On Sunday, US forces said to be from the elite Navy Seal Team Six undertook the operation in Abbottabad, 100km (62 miles) north-east of Islamabad. The raid was reported to have lasted about 40 minutes.

Mr Brennan said US commandos had been ready to take the al-Qaeda leader alive, if that had been possible.

But he was shot in the head after resisting.

Three other men - one of Bin Laden's sons and two couriers - and an unidentified woman, were killed in the raid, the official said.

US officials initially said the woman who died was Bin Laden's wife, but they later said she was only injured.

'Pakistan support'

The compound in Abbottabad is about a kilometre from the Pakistan Military Academy - the country's equivalent of West Point or Sandhurst.

The BBC's Aleem Maqbool in Abbottabad says it will undoubtedly be a huge embarrassment to Pakistan that Bin Laden was found not only in the country, but also on the doorstep of the military academy.

Pakistan was only notified of the operation once US forces had left its airspace.

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Media captionPresident Obama: "We were reminded again that there is a pride in what this nation stands for"

Mr Brennan said it was "inconceivable" that Bin Laden did not have a support system in Pakistan.

"We're going to pursue all leads to find out exactly what type of support system and benefactors that Bin Laden might have had," he said.

However, US Secretary of State Hillary Clinton said co-operation from Pakistan helped lead the Americans to Bin Laden.

Bin Laden's body was consigned to the sea after a funeral service on the USS Carl Vinson.

"The deceased's body was washed and then placed in a white sheet. The body was placed in a weighted bag. A military officer read prepared religious remarks which were translated into Arabic by a native speaker," a US defence official said.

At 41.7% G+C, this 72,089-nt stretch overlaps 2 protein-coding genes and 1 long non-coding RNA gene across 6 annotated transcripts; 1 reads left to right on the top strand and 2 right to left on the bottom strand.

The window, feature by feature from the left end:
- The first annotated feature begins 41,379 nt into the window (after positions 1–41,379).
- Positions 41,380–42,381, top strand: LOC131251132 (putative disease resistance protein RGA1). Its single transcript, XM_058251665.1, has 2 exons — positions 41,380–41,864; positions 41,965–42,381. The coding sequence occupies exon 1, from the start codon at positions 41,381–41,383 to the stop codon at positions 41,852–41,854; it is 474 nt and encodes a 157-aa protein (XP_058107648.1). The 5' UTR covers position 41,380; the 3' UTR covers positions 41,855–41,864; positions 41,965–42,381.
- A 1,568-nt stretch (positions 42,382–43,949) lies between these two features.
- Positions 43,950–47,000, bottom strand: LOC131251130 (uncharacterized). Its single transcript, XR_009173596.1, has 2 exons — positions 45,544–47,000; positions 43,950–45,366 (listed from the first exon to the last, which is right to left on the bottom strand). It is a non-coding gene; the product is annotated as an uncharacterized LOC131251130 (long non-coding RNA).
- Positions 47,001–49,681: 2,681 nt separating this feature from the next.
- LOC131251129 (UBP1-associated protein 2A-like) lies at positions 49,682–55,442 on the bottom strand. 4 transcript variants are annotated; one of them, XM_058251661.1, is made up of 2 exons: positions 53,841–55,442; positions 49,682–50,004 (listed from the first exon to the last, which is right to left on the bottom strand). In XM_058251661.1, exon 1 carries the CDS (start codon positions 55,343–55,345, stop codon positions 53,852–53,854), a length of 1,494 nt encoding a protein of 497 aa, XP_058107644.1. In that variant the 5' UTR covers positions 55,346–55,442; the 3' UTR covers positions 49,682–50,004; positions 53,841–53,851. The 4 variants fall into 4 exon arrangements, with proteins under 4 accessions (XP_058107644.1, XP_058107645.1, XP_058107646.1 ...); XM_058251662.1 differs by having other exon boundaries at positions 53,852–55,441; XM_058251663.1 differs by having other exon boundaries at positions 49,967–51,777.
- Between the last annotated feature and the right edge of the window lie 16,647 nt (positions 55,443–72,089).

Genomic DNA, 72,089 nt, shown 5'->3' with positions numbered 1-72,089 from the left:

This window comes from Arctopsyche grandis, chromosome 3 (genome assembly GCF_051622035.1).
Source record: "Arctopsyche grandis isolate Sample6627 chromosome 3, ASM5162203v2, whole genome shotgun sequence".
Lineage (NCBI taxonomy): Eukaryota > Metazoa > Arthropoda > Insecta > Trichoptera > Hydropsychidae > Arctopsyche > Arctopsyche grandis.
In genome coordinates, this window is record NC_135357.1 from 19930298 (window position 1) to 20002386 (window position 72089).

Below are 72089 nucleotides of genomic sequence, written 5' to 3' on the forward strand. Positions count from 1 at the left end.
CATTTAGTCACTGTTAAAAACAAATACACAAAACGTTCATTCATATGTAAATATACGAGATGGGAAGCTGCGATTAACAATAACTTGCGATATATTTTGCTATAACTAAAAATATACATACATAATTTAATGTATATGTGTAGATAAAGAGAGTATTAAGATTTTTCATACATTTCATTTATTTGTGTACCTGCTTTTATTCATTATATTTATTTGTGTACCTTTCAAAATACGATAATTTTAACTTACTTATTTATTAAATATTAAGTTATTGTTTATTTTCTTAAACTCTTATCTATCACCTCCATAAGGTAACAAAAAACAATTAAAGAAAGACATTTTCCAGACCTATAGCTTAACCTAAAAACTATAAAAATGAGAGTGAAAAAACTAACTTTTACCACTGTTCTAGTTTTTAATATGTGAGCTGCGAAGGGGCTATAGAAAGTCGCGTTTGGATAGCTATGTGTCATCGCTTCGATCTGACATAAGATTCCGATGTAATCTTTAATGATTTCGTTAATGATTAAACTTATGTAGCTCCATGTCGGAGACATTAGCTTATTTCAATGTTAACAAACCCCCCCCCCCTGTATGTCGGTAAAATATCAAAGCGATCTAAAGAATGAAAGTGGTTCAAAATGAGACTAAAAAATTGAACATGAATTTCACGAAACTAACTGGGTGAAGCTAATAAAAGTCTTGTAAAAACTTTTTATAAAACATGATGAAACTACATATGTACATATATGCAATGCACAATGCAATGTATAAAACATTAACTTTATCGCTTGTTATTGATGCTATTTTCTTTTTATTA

"After the words were complete, the body was placed on a prepared flat board, tipped up, whereupon the deceased's body eased into the sea," the official said.

Photographs of Bin Laden's body have not been released.

The head of the al-Azhar mosque in Cairo, Sunni Islam's most important seat of learning, condemned the decision to dispose of the body at sea.

Grand Imam Sheikh Ahmed al-Tayeb said it was an affront which ran "contrary to the principles of Islamic laws, religious values and humanitarian customs".

As the news spread, crowds gathered outside the White House in Washington DC and Ground Zero, in New York, chanting "USA, USA".

In Pakistan, about 100 people took part in a protest in the western city of Quetta, burning a US flag and chanting anti-American slogans.

Mrs Clinton said the operation sent a signal to the Taliban in both Afghanistan and Pakistan.

"You cannot wait us out, you cannot defeat us, but you can make the choice to abandon al-Qaeda and participate in a peaceful political process," she said.

And she said there was "no better rebuke to al-Qaeda and its heinous ideology" than the peaceful uprisings across the Arab world against authoritarian governments.